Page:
5

I have recently noticed that four new files have appeared in my / directory:

lrwxrwxrwx   1 root root    33 Apr  9 14:07 initrd.img -> boot/initrd.img-3.16.0-34-generic
lrwxrwxrwx   1 root root    33 Mar 23 19:42 initrd.img.old -> boot/initrd.img-3.16.0-33-generic
lrwxrwxrwx   1 root root    30 Apr  9 14:07 vmlinuz -> boot/vmlinuz-3.16.0-34-generic
lrwxrwxrwx   1 root root    30 Mar 23 19:42 vmlinuz.old -> boot/vmlinuz-3.16.0-33-generic

As I have not seen them there before I was wondering what they are and why they are now there. So I was wondering if someone could explain this to me?


OS Information:

Description:    Ubuntu 14.10
Release:    14.10
2
  • I'm pretty sure you have seen them before, but simply failed to notice them. If they weren't present, or were broken links, I'd be concerned.
    – muru
    Apr 22, 2015 at 13:49
  • Muru is right. They are there. They are links to the boot files, and should be left alone.
    – Terrance
    Apr 22, 2015 at 13:51

2 Answers 2

3

Well, they are symbolic links and, as muru said, probably they have been there all the time but you just didn't notice them.

This answer in Ubuntu Forums explains pretty well why they're there:

Let's look at a grub config entry in /boot/grub/grub.cfg:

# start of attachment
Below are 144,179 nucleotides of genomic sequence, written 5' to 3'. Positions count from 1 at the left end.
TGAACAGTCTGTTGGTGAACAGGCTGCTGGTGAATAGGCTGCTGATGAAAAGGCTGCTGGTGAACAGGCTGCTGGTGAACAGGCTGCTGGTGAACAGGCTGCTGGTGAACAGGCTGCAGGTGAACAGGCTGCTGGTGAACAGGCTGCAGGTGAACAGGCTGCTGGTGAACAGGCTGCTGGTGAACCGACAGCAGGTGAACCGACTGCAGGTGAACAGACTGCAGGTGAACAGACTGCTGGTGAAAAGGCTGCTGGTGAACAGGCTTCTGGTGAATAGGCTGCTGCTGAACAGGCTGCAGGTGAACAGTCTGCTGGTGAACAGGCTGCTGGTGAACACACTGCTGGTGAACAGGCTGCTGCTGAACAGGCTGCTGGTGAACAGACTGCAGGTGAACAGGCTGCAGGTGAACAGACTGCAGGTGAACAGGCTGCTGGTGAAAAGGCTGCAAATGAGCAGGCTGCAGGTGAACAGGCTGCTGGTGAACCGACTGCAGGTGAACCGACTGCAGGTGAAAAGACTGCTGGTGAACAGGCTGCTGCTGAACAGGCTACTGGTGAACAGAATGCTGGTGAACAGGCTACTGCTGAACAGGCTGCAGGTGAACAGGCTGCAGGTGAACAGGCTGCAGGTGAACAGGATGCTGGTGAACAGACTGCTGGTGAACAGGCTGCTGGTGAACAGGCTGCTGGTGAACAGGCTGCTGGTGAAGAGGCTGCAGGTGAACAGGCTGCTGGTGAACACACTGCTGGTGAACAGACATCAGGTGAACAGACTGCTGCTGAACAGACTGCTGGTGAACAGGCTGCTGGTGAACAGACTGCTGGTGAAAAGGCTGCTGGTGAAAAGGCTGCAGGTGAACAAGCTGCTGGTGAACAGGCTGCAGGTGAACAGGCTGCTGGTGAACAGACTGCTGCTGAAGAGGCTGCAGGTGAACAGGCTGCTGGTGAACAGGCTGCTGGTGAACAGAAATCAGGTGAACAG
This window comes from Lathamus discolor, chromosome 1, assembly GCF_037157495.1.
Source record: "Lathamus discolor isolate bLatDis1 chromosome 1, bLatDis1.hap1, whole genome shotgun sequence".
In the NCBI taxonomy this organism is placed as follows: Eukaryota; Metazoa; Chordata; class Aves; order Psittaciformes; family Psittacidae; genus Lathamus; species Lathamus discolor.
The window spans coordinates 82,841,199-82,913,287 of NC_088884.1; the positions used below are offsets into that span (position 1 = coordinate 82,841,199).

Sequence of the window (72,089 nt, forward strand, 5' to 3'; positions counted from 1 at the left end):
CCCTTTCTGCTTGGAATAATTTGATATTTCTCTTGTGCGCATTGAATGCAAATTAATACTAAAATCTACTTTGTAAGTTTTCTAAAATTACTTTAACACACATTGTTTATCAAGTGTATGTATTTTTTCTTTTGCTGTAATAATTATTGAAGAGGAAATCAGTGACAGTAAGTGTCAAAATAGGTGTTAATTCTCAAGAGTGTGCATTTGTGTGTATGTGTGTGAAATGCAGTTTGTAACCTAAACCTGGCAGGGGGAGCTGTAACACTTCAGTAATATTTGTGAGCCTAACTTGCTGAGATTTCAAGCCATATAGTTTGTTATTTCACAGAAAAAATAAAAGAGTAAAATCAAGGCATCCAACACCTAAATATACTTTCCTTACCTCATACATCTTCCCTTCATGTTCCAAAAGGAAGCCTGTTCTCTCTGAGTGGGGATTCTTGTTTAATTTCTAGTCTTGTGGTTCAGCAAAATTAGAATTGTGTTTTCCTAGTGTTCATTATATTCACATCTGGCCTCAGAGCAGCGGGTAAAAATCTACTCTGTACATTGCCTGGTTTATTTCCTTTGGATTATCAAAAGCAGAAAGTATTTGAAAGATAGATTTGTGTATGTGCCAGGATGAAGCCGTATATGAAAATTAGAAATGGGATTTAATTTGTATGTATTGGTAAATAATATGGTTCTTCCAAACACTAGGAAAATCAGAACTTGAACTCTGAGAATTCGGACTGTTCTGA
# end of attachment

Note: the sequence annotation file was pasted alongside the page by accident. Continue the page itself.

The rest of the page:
menuentry 'Ubuntu' --class ubuntu --class gnu-linux --class gnu --class os $menu
entry_id_option 'gnulinux-simple-blahblahblah' {
        [...]
        linux   /boot/vmlinuz-3.16.0-28-generic.efi.signed root=UUID=blahblahblah ro  quiet splash $vt_handoff
        initrd  /boot/initrd.img-3.16.0-28-generic
}

You don't need those symlinks if you always boot from this grub.cfg. If you are ever manually pointing grub to a boot, 'vmlinuz' is a lot easier to remember and type than '/boot/vmlinuz-3.16.0-28-generic' The symlinks are a legacy from simpler booting times, but still occasionally very handy. You can delete the symlinks if you wish, but they will be recreated the next time grub updates it's grub.cfg file.

Lots of stuff gets updated automatically whenever you install a new kernel, including your initrd.img and grub.cfg...and those symlinks.

More info about vmlinuz and initrd.

0

They are soft links to file in /boot mount point

1 root root 33 Apr 9 14:07 initrd.img -> boot/initrd.img-3.16.0-34-generic

initrd stands for Initial RAM Disk. initrd is used by kernel as temporary root file system until kernel is booted and the real root file system is mounted. It also contains necessary drivers compiled inside, which helps it to access the hard drive partitions, and other hardware.

lrwxrwxrwx 1 root root 33 Mar 23 19:42 initrd.img.old -> boot/initrd.img-3.16.0-33-generic

This is old version before updating

lrwxrwxrwx 1 root root 30 Apr 9 14:07 vmlinuz -> boot/vmlinuz-3.16.0-34-generic

This is current kernel you can check with "uname -r" command

lrwxrwxrwx 1 root root 30 Mar 23 19:42 vmlinuz.old -> boot/vmlinuz-3.16.0-33-generic

This is old version of kernel before updating to current version

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